Why does the separation of love hurt more
Why does lovesickness hurt so much - and what helps?
Lovesickness is annoying - no matter how old we are. He throws us off track, some even have physical pain. Why is that and what can we do about it?
14 or 34 - breakups hurt. Those who have loved feel pain when that love is over. For some, emotional pain even turns into physical agony. Why are we feeling this way and what can we do to feel better again?
Love affects our bodies
Our hormone levels change in a love relationship: the brain releases more messenger substances such as oxytocin, serotonin and dopamine. The hormone oxytocin is responsible for trust and feelings of attachment, serotonin gives us a feeling of inner calm and dopamine is a happiness hormone. After a breakup, we suddenly have to cope without these hormones.
Separation is like withdrawal
This is why the end of love feels like a kind of withdrawal for many. Women in particular often experience physical symptoms such as abdominal pain, headache, insomnia and fatigue. There are even psychologists who recommend painkillers or sedatives as a first aid measure for lovesickness.
Lovesickness as a form of grief
Grief takes place in four phases. These phases also seem familiar to us from lovesickness. However, we all need to go through them at our own pace:
- Dont want to believe it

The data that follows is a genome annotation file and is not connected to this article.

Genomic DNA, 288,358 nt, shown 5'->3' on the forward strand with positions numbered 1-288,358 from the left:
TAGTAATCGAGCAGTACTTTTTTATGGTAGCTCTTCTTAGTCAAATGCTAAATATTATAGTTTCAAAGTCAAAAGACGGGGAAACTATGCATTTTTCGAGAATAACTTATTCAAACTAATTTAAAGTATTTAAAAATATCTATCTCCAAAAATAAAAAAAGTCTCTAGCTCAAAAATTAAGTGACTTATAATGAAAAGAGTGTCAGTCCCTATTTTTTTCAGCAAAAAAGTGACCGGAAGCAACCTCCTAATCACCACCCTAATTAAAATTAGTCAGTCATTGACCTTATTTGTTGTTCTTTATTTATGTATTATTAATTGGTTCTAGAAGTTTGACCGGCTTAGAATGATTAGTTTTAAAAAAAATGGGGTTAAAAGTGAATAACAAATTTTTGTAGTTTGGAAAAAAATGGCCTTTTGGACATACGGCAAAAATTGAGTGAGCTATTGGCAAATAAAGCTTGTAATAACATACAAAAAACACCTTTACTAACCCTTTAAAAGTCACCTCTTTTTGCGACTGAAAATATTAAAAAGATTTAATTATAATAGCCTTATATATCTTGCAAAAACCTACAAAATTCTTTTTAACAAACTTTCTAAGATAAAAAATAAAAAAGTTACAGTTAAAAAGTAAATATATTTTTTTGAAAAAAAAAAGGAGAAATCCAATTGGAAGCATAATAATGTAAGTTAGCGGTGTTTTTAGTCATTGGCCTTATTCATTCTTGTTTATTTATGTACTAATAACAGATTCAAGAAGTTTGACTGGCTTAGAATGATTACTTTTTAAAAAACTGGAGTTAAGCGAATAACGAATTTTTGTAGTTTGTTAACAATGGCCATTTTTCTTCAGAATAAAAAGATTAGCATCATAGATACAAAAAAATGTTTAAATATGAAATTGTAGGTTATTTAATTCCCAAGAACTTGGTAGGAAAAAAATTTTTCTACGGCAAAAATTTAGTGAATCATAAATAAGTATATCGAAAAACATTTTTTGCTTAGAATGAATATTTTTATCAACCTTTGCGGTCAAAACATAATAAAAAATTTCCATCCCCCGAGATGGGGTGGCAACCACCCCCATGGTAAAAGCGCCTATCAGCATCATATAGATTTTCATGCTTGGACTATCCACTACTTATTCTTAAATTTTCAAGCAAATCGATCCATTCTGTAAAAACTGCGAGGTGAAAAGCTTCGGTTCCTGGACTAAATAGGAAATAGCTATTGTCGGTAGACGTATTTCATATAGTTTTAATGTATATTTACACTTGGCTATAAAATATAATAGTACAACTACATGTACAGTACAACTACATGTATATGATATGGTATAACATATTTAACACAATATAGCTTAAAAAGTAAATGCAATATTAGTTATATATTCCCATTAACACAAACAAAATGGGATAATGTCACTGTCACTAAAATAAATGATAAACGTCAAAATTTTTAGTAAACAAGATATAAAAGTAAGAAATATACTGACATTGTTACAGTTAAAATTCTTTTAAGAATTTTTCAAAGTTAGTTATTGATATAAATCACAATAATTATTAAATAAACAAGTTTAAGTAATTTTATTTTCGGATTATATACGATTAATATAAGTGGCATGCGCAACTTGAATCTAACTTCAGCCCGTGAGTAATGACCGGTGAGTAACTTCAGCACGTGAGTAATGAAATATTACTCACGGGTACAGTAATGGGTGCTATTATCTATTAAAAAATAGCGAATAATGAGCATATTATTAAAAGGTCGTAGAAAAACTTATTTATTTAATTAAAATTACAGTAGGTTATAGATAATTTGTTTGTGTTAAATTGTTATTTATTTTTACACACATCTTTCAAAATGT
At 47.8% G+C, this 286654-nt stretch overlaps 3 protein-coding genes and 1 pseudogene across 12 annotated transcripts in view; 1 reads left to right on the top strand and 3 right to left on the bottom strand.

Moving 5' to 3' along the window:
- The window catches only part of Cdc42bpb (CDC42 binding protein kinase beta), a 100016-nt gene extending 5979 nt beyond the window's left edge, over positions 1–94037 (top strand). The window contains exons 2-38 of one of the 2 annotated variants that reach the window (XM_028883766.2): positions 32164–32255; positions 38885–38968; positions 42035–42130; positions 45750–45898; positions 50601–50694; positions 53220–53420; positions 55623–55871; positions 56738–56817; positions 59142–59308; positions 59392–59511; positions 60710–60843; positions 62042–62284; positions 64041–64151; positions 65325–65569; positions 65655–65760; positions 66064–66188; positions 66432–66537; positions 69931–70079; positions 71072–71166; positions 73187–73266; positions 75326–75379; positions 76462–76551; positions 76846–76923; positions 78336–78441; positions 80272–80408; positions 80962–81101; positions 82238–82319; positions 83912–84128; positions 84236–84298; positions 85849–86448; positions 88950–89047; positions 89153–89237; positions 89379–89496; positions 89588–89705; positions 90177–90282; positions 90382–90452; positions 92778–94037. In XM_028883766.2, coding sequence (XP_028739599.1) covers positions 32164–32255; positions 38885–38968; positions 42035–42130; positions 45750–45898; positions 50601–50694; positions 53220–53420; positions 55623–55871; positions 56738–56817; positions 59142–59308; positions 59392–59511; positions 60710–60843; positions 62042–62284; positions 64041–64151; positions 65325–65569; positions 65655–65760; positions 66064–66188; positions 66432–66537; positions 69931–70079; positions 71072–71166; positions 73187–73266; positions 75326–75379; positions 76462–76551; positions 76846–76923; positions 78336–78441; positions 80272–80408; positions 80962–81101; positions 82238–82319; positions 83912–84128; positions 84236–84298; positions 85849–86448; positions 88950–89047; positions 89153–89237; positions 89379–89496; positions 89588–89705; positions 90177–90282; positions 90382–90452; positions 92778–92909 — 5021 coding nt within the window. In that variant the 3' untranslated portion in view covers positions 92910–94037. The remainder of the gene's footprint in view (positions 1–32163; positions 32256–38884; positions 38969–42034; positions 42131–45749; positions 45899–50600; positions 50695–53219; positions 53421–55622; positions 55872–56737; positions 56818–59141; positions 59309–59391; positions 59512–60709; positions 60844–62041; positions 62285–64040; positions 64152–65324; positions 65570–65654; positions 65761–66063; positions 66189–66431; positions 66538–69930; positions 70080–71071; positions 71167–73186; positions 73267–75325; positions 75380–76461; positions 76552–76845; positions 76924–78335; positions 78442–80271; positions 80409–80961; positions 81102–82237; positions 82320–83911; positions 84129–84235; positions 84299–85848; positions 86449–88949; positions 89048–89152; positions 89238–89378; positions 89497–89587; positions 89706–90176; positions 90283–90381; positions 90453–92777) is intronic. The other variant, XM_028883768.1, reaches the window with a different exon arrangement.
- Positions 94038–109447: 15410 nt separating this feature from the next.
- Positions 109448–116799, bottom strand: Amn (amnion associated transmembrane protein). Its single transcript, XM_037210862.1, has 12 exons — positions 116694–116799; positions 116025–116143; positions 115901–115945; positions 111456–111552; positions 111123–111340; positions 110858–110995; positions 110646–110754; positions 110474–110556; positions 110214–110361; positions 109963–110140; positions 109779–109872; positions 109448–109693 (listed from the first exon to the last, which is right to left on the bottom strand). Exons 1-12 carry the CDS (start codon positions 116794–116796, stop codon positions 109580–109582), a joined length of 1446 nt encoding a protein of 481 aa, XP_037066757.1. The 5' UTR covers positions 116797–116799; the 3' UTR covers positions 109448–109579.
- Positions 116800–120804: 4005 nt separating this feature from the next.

- Anger and despair
- A new balance
You can do that against lovesickness
Take active care of yourself. In order to produce oxytocin, we need body contact, for example. A hug or massage from friends can help. If you don't have anyone to smooch, you can get your dopamine through exercise or by eating omega-3 fatty acids (for example in fish). Sex educator Anja Henningsen from Kiel University also swears by conversations:
It is important to note that there are others who have experienced this pain as well. The reflection of our feelings by others is a relief. Only once we understand our feelings through conversations can we then begin to process them.
Put an end to lovesickness!
Lovesickness after a breakup is completely normal. But why we shouldn't dwell on crying forever about our broken relationship - and how we can do it. more
This topic in the program:
N-JOY | Kuhlage and Hardeland - The N-JOY Morning Show | 06/22/2020 | 05:00 am
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